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Creating your first audiobook is no mean feat. Not only do you need to be able to act and read aloud fluently and clearly, but you also need to be able to strike the balance between speaking with the right amount of emotion and keeping things as natural as possible. If you’re a writer, then reading out loud in front of other people must feel like the ultimate test of courage. And yet, performing your own material isn’t all that different from putting on a one-man show. You just have more props.
Research, Research, Research
This applies to all creative endeavors, whether you’re writing a book, creating a film, or producing a podcast. If you’re not familiar with your subject matter, it’s going to show in your work. Before you even begin narrating your book, you should get a good idea of the plot, characters, and themes that book is trying to explore. This will help you get inside the head of your characters, and it’ll make you a better narrator if you can clearly visualize what’s happening in each scene. This also applies to the technical aspects of your audio production. Make sure to find out what format your book is being recorded in and what equipment is being used. This will help you get familiar with the sound of your audiobook and make you less likely to make mistakes when it comes time to record.
This is a really important one. If you’re not confident in your abilities to read aloud, it’ll show in your performance. There’s nothing worse than feeling self-conscious while recording, so make sure you feel prepared before you begin. If you’re recording in a studio, make friends with the engineers. They’ll be there throughout the recording process and can help you feel more at ease. If you’re doing remote recordings, make sure you’re well-prepared and have everything you need before you begin. You don’t want to freak yourself out by being unprepared or distracted. Once you’ve finished your recording, take a break, get some water, and come back to the piece feeling refreshed.
Know Your Vocabulary Words
This is particularly important if you’re reading a children’s book. If you make a mistake with a word, the producer will probably correct you and ask you to start again. However, if you make the same mistake twice, they might replace your entire audio track with the audio track recorded by the next narrator in line. While it may be tempting to just roll with it and say, “Oh, corky,” if you don’t know what “corky” means, you’ll be caught red-handed. If there’s a word that you’re not sure how to pronounce, make sure you go into the recording knowing how to say it. Otherwise, you run the risk of mispronouncing it and having to redo the entire track.
Don’t Forget to Breathe!
When you’re reading aloud, you might feel like you’re trying to push air out of a clogged pipe. You want to make sure you’re breathing from your diaphragm and not your throat. If you’re trying to force air out of your throat, it might sound like you’re wheezing, and that’s going to be really distracting. Make sure you’re breathing from your stomach, and your voice will sound much more natural and controlled. If you’re having trouble breathing while you read, try reading aloud while sitting up or even standing up. This will help get your diaphragm into the equation, and you’ll be able to speak much more naturally.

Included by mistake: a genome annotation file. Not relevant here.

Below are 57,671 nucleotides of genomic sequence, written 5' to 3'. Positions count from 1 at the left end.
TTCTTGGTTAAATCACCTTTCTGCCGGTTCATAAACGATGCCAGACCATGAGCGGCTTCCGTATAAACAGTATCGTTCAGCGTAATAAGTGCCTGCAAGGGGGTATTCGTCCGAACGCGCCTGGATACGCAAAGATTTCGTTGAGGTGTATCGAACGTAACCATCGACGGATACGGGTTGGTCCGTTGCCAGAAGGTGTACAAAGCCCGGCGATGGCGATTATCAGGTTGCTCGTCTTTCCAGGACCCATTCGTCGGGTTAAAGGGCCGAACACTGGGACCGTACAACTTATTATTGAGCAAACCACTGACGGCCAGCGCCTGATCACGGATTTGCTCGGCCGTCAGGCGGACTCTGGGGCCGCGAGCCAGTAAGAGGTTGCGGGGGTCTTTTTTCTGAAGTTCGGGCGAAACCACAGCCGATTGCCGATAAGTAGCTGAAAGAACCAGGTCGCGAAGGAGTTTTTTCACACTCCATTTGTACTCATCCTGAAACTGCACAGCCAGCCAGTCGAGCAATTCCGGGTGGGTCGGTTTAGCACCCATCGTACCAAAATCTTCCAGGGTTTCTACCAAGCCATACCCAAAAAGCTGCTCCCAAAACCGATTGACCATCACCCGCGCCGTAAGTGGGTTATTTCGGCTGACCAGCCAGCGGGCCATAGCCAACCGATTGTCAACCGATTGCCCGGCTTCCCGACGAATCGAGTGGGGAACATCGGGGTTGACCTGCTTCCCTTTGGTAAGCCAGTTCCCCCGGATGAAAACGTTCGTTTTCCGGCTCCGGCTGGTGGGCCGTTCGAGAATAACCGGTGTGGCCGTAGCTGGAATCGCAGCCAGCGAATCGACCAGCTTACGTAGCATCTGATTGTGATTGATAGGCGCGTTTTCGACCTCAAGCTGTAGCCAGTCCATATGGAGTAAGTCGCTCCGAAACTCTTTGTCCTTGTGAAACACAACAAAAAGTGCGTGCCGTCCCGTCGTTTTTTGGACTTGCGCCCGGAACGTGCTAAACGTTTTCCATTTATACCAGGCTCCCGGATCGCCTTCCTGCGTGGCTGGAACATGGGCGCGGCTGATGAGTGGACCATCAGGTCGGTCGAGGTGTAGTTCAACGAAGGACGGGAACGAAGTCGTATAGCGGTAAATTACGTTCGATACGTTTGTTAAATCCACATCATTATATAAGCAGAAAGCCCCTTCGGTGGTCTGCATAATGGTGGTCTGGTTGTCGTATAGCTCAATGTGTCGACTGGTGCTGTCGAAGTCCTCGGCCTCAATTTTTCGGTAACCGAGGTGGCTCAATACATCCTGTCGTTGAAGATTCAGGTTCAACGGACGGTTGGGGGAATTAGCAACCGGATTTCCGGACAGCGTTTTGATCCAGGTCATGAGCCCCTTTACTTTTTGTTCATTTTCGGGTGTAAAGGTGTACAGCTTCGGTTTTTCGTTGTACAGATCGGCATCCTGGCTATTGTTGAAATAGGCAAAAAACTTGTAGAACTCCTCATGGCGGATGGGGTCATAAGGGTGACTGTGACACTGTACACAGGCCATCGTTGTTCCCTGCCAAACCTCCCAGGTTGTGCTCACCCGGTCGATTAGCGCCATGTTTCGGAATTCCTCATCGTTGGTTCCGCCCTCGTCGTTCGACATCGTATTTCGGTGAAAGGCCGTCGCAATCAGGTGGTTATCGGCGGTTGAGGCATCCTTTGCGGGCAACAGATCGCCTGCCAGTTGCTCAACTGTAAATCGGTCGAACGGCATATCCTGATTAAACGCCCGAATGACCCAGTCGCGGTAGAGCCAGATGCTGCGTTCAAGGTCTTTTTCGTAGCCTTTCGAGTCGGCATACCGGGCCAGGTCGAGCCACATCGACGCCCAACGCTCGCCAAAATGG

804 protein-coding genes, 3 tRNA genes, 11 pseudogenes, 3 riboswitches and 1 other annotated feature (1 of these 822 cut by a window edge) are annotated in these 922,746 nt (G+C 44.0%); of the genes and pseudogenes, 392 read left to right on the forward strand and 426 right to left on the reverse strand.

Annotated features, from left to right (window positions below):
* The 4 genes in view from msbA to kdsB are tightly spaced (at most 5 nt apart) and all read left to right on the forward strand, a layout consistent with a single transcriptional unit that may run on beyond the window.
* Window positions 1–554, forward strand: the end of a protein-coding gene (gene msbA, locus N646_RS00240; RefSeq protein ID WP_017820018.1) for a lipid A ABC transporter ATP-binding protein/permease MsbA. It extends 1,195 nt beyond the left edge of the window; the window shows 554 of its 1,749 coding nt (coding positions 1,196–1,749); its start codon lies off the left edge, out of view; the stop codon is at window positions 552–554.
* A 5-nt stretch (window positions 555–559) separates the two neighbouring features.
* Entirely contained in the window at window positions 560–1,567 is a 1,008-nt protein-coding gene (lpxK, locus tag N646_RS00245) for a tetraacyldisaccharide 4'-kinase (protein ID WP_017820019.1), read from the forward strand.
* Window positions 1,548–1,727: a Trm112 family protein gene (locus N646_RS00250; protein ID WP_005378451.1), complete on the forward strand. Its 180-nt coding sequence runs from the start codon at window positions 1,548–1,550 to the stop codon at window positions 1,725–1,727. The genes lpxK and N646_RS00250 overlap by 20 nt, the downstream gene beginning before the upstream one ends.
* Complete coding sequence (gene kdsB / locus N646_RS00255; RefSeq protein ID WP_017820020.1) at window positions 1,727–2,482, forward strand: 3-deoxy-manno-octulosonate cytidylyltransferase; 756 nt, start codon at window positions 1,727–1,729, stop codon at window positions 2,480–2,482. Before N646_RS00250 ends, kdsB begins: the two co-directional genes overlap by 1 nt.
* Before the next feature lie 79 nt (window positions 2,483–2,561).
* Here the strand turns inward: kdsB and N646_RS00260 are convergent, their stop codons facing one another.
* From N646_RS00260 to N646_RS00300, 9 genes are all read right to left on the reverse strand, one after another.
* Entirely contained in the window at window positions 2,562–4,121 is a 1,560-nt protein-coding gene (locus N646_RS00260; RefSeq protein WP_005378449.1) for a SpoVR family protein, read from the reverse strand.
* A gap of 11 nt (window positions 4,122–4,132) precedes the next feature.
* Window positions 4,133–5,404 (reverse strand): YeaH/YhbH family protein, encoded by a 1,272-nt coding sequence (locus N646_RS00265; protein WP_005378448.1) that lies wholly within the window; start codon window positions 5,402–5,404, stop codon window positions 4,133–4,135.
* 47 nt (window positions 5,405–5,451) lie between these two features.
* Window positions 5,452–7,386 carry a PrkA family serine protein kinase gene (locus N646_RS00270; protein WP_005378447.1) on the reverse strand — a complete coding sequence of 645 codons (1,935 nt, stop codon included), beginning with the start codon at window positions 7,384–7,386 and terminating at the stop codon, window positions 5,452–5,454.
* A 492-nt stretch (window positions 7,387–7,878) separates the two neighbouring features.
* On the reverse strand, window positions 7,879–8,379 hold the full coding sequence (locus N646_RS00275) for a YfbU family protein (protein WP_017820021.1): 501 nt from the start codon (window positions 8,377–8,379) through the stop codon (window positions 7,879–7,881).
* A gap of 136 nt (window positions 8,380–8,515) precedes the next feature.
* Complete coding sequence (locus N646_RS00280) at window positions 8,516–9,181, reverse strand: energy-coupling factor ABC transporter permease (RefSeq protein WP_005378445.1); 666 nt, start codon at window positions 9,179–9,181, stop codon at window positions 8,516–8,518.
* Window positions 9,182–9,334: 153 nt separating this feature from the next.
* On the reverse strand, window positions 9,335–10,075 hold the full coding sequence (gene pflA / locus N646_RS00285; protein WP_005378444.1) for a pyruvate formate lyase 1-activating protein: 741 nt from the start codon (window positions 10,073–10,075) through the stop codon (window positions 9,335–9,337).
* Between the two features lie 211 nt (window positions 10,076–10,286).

Record a Dry Run First
If you’re recording your own audiobook, make sure you record a dry run before you record the actual narration. This will allow you to iron out any kinks in your performance and make you less likely to stutter or stumble over words. If you’re not recording your own audiobook, then make sure you do the same thing with the person who’s producing your audiobook. You want to make sure you’re both on the same page with your interpretation of the scene, and this will also give you a chance to see how your performance will sound and let you know if there are any parts where you need to improve.
Don’t Be Afraid of Silence
Silence is your friend. It gives your narration a sense of pacing and a feeling of naturalism. However, this can be really hard to do when you’re used to filling every second of a page with words. Remember, while you’re recording your audiobook, you don’t have the physical page in front of you to guide you. This means you can use silence to your advantage to bring out certain emotions or to give your narration a nice breather and reprieve from bombarding your listeners with words. However, just because you don’t have to fill every second of your audiobook with words, it doesn’t mean you can use this as an excuse to ramble on and bore your listeners. Make sure you’re using silence to your advantage and that you’re not just letting your words trail off and die.
Record a Final Run
Once you’ve recorded your first and second run-throughs, take a break. Get some water, call a friend, go for a walk, and then come back to your narration with a fresh pair of ears. This will give you a chance to step back and see what you can improve upon and help you record your best narration yet. If you’re recording your own audiobook, you may also want to consider asking someone you trust for their feedback on your performance. You want to make sure you’re being as genuine as possible, and sometimes it’s hard to see your own mistakes and weaknesses.
If you’ve never narrated an audiobook before, then creating your first audiobook is a nerve-wracking experience. However, if you follow these tips, you’ll feel more prepared and confident when the time comes to record your first audio production. Remember, once you’ve finished, you’ll be able to relax and enjoy the fruits of your labor.